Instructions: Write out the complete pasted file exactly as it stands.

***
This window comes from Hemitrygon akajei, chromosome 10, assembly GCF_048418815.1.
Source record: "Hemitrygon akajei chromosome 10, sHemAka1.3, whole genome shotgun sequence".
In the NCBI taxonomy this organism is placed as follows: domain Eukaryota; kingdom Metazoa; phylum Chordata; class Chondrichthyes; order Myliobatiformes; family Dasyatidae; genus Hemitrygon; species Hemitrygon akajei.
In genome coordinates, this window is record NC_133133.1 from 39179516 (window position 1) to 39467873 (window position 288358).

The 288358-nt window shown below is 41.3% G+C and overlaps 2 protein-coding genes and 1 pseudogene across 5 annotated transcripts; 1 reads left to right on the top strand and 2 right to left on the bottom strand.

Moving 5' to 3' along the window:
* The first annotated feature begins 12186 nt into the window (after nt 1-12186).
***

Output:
This window comes from Hemitrygon akajei, chromosome 10, assembly GCF_048418815.1.
Source record: "Hemitrygon akajei chromosome 10, sHemAka1.3, whole genome shotgun sequence".
In the NCBI taxonomy this organism is placed as follows: domain Eukaryota; kingdom Metazoa; phylum Chordata; class Chondrichthyes; order Myliobatiformes; family Dasyatidae; genus Hemitrygon; species Hemitrygon akajei.
In genome coordinates, this window is record NC_133133.1 from 39179516 (window position 1) to 39467873 (window position 288358).

The 288358-nt window shown below is 41.3% G+C and overlaps 2 protein-coding genes and 1 pseudogene across 5 annotated transcripts; 1 reads left to right on the top strand and 2 right to left on the bottom strand.

Moving 5' to 3' along the window:
* The first annotated feature begins 12186 nt into the window (after nt 1-12186).